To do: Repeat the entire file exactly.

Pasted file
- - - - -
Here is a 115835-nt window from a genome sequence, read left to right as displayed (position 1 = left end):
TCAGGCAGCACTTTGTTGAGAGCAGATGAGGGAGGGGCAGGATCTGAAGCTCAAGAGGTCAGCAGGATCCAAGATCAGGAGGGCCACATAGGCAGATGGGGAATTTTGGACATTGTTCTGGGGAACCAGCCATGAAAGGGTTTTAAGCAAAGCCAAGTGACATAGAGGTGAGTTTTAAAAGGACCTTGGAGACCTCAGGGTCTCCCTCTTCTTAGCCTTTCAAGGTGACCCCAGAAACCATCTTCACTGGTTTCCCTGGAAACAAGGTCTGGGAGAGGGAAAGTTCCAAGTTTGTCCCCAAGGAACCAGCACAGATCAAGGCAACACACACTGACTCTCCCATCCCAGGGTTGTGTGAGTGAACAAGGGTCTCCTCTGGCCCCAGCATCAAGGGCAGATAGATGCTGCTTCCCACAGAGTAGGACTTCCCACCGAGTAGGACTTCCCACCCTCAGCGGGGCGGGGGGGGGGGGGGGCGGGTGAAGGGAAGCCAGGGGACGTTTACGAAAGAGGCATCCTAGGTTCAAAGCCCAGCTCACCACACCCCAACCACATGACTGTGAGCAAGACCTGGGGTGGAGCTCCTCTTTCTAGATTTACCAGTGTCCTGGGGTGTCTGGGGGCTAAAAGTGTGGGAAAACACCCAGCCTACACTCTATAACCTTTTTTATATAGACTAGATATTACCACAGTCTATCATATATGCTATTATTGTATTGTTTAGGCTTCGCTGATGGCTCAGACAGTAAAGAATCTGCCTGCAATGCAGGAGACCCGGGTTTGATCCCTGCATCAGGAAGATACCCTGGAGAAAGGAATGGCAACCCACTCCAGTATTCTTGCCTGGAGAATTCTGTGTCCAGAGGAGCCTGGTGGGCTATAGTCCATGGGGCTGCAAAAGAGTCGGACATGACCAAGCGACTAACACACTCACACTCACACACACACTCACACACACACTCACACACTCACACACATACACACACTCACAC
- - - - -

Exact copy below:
Here is a 115835-nt window from a genome sequence, read left to right as displayed (position 1 = left end):
TCAGGCAGCACTTTGTTGAGAGCAGATGAGGGAGGGGCAGGATCTGAAGCTCAAGAGGTCAGCAGGATCCAAGATCAGGAGGGCCACATAGGCAGATGGGGAATTTTGGACATTGTTCTGGGGAACCAGCCATGAAAGGGTTTTAAGCAAAGCCAAGTGACATAGAGGTGAGTTTTAAAAGGACCTTGGAGACCTCAGGGTCTCCCTCTTCTTAGCCTTTCAAGGTGACCCCAGAAACCATCTTCACTGGTTTCCCTGGAAACAAGGTCTGGGAGAGGGAAAGTTCCAAGTTTGTCCCCAAGGAACCAGCACAGATCAAGGCAACACACACTGACTCTCCCATCCCAGGGTTGTGTGAGTGAACAAGGGTCTCCTCTGGCCCCAGCATCAAGGGCAGATAGATGCTGCTTCCCACAGAGTAGGACTTCCCACCGAGTAGGACTTCCCACCCTCAGCGGGGCGGGGGGGGGGGGGGGCGGGTGAAGGGAAGCCAGGGGACGTTTACGAAAGAGGCATCCTAGGTTCAAAGCCCAGCTCACCACACCCCAACCACATGACTGTGAGCAAGACCTGGGGTGGAGCTCCTCTTTCTAGATTTACCAGTGTCCTGGGGTGTCTGGGGGCTAAAAGTGTGGGAAAACACCCAGCCTACACTCTATAACCTTTTTTATATAGACTAGATATTACCACAGTCTATCATATATGCTATTATTGTATTGTTTAGGCTTCGCTGATGGCTCAGACAGTAAAGAATCTGCCTGCAATGCAGGAGACCCGGGTTTGATCCCTGCATCAGGAAGATACCCTGGAGAAAGGAATGGCAACCCACTCCAGTATTCTTGCCTGGAGAATTCTGTGTCCAGAGGAGCCTGGTGGGCTATAGTCCATGGGGCTGCAAAAGAGTCGGACATGACCAAGCGACTAACACACTCACACTCACACACACACTCACACACACACTCACACACTCACACACATACACACACTCACAC